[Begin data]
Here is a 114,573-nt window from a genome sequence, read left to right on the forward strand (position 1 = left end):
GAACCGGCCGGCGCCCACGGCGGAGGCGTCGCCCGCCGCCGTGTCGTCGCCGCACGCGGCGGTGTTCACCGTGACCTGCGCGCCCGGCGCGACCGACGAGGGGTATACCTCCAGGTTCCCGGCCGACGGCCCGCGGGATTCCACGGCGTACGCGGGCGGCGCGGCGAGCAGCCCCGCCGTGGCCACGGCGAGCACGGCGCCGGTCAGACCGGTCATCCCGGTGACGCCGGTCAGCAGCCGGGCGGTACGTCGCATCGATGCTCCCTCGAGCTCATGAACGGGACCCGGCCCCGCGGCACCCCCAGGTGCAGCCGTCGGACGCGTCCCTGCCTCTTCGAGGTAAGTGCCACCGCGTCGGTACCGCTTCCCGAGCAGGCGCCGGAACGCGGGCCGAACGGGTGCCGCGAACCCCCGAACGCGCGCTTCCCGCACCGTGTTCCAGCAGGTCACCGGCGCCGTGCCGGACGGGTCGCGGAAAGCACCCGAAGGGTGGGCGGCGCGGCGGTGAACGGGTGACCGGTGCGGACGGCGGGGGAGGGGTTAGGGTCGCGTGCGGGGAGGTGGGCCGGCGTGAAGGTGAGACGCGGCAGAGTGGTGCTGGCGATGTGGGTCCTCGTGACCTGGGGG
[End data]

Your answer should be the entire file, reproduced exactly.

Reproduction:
Here is a 114,573-nt window from a genome sequence, read left to right on the forward strand (position 1 = left end):
GAACCGGCCGGCGCCCACGGCGGAGGCGTCGCCCGCCGCCGTGTCGTCGCCGCACGCGGCGGTGTTCACCGTGACCTGCGCGCCCGGCGCGACCGACGAGGGGTATACCTCCAGGTTCCCGGCCGACGGCCCGCGGGATTCCACGGCGTACGCGGGCGGCGCGGCGAGCAGCCCCGCCGTGGCCACGGCGAGCACGGCGCCGGTCAGACCGGTCATCCCGGTGACGCCGGTCAGCAGCCGGGCGGTACGTCGCATCGATGCTCCCTCGAGCTCATGAACGGGACCCGGCCCCGCGGCACCCCCAGGTGCAGCCGTCGGACGCGTCCCTGCCTCTTCGAGGTAAGTGCCACCGCGTCGGTACCGCTTCCCGAGCAGGCGCCGGAACGCGGGCCGAACGGGTGCCGCGAACCCCCGAACGCGCGCTTCCCGCACCGTGTTCCAGCAGGTCACCGGCGCCGTGCCGGACGGGTCGCGGAAAGCACCCGAAGGGTGGGCGGCGCGGCGGTGAACGGGTGACCGGTGCGGACGGCGGGGGAGGGGTTAGGGTCGCGTGCGGGGAGGTGGGCCGGCGTGAAGGTGAGACGCGGCAGAGTGGTGCTGGCGATGTGGGTCCTCGTGACCTGGGGG